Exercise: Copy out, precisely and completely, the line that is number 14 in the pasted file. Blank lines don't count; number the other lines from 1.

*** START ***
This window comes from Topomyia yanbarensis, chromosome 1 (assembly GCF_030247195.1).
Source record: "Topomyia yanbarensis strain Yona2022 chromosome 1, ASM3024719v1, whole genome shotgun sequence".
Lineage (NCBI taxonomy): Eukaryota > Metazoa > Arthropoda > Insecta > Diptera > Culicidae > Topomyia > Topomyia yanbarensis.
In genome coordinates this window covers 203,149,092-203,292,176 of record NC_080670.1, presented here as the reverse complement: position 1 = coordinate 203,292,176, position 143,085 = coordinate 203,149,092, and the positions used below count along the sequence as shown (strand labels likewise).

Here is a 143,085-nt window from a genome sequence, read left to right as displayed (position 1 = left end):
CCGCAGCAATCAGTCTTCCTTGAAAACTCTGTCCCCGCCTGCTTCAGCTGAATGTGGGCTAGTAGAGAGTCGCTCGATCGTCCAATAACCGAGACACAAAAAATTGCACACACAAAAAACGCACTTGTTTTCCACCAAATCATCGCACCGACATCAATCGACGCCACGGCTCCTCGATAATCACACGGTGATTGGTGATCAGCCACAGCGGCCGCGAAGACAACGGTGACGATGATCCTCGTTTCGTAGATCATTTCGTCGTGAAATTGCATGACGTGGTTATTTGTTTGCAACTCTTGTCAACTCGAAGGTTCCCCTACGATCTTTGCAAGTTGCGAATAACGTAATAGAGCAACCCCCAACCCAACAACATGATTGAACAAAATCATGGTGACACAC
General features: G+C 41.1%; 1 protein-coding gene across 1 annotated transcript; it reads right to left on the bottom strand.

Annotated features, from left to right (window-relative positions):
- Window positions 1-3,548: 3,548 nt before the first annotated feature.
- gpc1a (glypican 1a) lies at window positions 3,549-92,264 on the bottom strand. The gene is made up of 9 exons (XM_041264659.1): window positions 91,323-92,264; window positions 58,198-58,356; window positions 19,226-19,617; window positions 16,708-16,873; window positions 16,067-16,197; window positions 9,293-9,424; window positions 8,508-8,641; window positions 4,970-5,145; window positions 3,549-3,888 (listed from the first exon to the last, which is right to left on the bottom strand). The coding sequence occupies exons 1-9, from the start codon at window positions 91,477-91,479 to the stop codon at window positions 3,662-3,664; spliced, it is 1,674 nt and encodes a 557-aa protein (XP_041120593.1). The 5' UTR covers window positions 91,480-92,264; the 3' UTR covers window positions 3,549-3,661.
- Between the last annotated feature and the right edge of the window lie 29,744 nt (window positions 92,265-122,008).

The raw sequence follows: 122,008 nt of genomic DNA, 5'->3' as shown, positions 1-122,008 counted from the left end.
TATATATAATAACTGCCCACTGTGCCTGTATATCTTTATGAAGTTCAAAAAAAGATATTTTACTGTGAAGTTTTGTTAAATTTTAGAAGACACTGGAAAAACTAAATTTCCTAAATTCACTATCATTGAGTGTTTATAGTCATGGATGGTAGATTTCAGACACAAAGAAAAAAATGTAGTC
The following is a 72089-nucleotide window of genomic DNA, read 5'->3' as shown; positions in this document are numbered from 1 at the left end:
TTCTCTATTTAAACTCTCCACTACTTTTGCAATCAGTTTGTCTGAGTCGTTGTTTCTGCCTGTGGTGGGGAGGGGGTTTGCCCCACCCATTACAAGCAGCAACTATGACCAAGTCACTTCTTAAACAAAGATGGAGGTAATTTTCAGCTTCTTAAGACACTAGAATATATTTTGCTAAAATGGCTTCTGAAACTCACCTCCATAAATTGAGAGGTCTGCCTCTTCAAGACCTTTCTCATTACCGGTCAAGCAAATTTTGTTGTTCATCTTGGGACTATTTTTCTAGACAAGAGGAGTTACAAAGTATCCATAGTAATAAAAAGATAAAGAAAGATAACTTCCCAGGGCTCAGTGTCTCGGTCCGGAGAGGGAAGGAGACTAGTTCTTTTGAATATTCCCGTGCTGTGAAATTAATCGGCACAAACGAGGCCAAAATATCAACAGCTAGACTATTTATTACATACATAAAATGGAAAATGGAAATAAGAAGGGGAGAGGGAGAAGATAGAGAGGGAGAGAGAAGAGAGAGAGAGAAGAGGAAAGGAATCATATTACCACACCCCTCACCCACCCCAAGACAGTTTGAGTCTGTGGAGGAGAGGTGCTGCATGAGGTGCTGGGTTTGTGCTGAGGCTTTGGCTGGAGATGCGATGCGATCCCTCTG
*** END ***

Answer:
The following is a 72089-nucleotide window of genomic DNA, read 5'->3' as shown; positions in this document are numbered from 1 at the left end: